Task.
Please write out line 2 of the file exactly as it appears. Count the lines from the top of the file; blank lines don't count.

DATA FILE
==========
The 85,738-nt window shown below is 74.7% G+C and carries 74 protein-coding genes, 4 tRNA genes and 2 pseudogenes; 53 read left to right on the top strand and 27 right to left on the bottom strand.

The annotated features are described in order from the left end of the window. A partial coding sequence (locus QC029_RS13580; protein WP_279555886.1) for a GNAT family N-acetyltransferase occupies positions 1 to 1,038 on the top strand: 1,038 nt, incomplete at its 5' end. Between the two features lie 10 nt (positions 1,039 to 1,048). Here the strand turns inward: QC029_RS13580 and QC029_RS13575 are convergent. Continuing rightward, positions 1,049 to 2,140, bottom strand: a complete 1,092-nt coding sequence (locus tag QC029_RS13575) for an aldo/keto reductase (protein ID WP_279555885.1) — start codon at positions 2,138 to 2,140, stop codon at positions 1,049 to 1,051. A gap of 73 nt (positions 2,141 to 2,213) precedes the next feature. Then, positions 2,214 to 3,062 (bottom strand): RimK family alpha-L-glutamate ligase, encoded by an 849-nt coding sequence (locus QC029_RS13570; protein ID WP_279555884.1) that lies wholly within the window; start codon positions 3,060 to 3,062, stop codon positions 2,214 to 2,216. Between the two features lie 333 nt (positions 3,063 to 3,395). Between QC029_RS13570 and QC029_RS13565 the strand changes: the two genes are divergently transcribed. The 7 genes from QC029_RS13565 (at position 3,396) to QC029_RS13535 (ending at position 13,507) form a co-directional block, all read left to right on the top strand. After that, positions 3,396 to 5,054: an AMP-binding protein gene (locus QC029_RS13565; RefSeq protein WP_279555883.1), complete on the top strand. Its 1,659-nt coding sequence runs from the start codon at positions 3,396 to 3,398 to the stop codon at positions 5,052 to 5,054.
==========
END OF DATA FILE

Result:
The annotated features are described in order from the left end of the window. A partial coding sequence (locus QC029_RS13580; protein WP_279555886.1) for a GNAT family N-acetyltransferase occupies positions 1 to 1,038 on the top strand: 1,038 nt, incomplete at its 5' end. Between the two features lie 10 nt (positions 1,039 to 1,048). Here the strand turns inward: QC029_RS13580 and QC029_RS13575 are convergent. Continuing rightward, positions 1,049 to 2,140, bottom strand: a complete 1,092-nt coding sequence (locus tag QC029_RS13575) for an aldo/keto reductase (protein ID WP_279555885.1) — start codon at positions 2,138 to 2,140, stop codon at positions 1,049 to 1,051. A gap of 73 nt (positions 2,141 to 2,213) precedes the next feature. Then, positions 2,214 to 3,062 (bottom strand): RimK family alpha-L-glutamate ligase, encoded by an 849-nt coding sequence (locus QC029_RS13570; protein ID WP_279555884.1) that lies wholly within the window; start codon positions 3,060 to 3,062, stop codon positions 2,214 to 2,216. Between the two features lie 333 nt (positions 3,063 to 3,395). Between QC029_RS13570 and QC029_RS13565 the strand changes: the two genes are divergently transcribed. The 7 genes from QC029_RS13565 (at position 3,396) to QC029_RS13535 (ending at position 13,507) form a co-directional block, all read left to right on the top strand. After that, positions 3,396 to 5,054: an AMP-binding protein gene (locus QC029_RS13565; RefSeq protein WP_279555883.1), complete on the top strand. Its 1,659-nt coding sequence runs from the start codon at positions 3,396 to 3,398 to the stop codon at positions 5,052 to 5,054.